It’s an Indian summer’s day, dry and sticky, with no rain in sight. I fill my short pockets with black-walnuts in their shells, gathering them from underneath our gigantic tree. Then I find a white rock that can act as chalk, and make a hop-scotch board on the driveway. I hop on one foot, drop a walnut shell into a square, and turn to pick it back up, never once losing my balance. Out of the corner of my eye, I notice Dad leaving his shop. My “Fun with Dick and Jane” reader page comes to mind, the one with the dad mowing the lawn.
“Away I go,” said Father.
I spy him a few minutes later, walking back into his cave with a drink. I plop down in the middle of the driveway, and black walnuts spill out of my short-pockets. I need Dad’s hammer to break open the shells, but I hesitate when I hear the screeching buzz of his electric sawblade, and see sawdust flying out the door like a swarm of gold gnats.
“Look, oh, look. See them go.”
The next time I see Dad shuffling down the yard, he’s freshened his drink again. Maybe he’ll give me a sip. But he stops to make a funny face when he sees me staring. I giggle when he juts out his chin, using his tongue to pop out his false teeth. His bottom dentures hang at the end of his lips like they’re gonna fall out. Then he sucks them back in, but not before I spy the shiny pink plastic underneath his fake teeth. John and I laugh as we pull at our own teeth, but they won’t budge. As he ducks back into his shop, Dad whistles a tune, and we file in behind him like we’re following the Pied Piper. When he sets down his drink after taking a big swig, the liquor is the same burnt sienna as the shop floor.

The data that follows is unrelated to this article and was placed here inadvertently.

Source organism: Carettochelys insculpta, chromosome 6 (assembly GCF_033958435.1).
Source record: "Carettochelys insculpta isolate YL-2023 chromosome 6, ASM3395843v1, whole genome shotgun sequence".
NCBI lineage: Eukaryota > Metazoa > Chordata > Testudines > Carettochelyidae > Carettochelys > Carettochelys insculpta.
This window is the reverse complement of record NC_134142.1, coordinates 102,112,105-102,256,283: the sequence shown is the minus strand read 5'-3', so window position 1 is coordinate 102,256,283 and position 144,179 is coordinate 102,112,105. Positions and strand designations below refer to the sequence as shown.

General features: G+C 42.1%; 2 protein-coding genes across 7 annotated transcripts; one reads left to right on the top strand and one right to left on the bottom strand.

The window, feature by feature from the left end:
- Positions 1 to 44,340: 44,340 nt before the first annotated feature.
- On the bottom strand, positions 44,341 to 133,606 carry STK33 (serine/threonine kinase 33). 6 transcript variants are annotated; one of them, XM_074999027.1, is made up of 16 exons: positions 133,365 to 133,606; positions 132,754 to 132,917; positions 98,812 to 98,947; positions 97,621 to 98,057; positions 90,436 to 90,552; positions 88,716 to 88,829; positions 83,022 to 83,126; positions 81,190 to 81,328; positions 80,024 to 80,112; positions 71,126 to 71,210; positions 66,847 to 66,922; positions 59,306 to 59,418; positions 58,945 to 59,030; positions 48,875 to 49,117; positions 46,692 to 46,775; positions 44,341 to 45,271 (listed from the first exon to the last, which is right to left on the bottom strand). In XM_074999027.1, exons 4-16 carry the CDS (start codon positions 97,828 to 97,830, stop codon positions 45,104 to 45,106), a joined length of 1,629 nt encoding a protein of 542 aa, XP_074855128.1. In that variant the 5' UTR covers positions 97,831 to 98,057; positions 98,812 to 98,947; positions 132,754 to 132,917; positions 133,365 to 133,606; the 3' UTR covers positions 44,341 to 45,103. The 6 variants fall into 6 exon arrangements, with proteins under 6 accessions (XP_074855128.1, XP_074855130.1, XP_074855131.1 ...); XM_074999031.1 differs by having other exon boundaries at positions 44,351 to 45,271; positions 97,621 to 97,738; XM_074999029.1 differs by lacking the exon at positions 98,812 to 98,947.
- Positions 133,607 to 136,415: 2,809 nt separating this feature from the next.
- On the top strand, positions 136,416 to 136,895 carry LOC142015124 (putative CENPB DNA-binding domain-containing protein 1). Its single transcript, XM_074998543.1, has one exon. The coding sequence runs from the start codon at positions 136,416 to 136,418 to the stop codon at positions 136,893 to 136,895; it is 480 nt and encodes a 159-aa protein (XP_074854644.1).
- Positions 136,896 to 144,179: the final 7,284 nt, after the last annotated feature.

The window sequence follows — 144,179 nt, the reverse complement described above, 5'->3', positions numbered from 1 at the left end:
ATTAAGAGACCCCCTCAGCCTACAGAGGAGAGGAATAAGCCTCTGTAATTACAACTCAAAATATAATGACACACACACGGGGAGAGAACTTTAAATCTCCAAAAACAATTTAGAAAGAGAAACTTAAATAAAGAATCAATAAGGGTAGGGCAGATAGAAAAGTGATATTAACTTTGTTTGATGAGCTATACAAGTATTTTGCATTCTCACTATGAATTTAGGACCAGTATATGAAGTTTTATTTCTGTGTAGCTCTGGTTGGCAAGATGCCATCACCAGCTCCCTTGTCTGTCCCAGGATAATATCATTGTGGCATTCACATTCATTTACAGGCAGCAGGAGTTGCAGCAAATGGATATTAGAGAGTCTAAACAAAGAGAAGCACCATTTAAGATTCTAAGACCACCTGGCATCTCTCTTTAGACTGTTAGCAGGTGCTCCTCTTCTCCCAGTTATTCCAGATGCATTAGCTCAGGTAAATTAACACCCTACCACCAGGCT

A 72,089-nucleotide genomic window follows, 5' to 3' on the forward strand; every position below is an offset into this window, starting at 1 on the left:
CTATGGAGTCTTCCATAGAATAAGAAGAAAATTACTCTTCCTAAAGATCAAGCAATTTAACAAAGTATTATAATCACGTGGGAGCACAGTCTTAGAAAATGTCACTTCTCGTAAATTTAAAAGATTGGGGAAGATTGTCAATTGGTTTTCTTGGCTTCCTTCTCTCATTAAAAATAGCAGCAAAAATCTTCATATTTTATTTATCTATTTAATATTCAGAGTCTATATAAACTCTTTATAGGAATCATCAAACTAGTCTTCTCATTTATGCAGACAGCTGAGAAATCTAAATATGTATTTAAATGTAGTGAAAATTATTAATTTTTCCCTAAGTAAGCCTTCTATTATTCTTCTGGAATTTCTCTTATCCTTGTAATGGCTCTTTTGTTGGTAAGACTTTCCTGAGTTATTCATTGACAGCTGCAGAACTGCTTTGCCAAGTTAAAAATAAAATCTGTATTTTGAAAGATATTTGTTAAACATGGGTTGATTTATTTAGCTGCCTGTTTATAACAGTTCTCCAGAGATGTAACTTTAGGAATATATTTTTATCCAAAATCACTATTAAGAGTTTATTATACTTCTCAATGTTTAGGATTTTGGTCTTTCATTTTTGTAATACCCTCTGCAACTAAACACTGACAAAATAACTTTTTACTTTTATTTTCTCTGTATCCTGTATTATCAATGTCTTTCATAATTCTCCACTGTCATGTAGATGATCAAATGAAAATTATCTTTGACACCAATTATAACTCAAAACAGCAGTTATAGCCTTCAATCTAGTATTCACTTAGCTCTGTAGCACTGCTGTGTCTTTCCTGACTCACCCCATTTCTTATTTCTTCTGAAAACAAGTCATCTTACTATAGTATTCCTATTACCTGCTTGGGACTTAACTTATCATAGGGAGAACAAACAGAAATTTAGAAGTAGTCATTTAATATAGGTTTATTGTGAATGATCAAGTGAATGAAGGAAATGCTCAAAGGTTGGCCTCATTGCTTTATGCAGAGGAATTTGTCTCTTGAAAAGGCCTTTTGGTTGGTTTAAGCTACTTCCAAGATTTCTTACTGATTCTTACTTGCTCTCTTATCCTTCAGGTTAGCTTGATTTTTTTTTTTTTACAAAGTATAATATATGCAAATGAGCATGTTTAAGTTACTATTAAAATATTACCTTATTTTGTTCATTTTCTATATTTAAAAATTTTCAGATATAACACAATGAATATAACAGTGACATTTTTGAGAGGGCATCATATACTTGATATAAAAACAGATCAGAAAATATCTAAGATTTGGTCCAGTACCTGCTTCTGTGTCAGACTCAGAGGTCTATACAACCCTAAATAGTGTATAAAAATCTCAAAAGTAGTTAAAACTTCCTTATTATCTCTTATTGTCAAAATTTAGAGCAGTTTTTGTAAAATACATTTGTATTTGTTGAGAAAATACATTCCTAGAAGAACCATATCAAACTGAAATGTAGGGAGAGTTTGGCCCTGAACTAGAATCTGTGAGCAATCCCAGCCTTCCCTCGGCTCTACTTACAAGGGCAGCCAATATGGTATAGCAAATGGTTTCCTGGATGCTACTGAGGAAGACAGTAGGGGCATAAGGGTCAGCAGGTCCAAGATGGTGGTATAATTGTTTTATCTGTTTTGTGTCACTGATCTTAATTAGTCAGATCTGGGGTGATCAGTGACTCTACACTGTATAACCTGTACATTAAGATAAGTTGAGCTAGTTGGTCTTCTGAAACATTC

John’s and my eyes light up when we realize Dad’s latest project is making us a Santa Claus: a life-sized, mechanical, battery-operated, super-hero! He will rock side-to-side and wave to our neighbors every Christmastime from his perch on the side of our house.
John and I stand on tiptoes, watching Dad concentrate. He applies a generous stream of wood glue across the middle of Santa’s red suit, then affixes a trim piece of plywood, tightening a vise around the jolly old man. Every rotation by Dad’s thick, strong hands is precise: turn, turn, turn…not too tight.
Waiting to see the finished Santa is like waiting for Christmas Eve, so we head to the house and wash up for quick peanut butter sandwiches.
Back outdoors, a not so itsy-bitsy spider, a Daddy Longlegs, crawls up the back of my brother’s white undershirt. I’ve seen hundreds of them, so I just reach up to wave the spider off. But when John feels my fingers brush his back, he turns around, following the Daddy’s path as it high-steps along the yard on its own stilts.
“Don’t lose him, he’s mine!” John yells, picking up the weightless creature and mimicking him. John high-steps out into the field, letting the bug crawl up his hand, and smiles as it tickles the hairs on his arm. When he finally flicks it off, John finds a long stick like the switch Dad sometimes uses on the back of our legs. Scratching it along the driveway, John pesters a wooly caterpillar, coaxing it out of a crack. But the creature doesn’t like the switch either, so he curls up, refusing to play with us. We run back into Dad’s cave to check on Santa’s progress.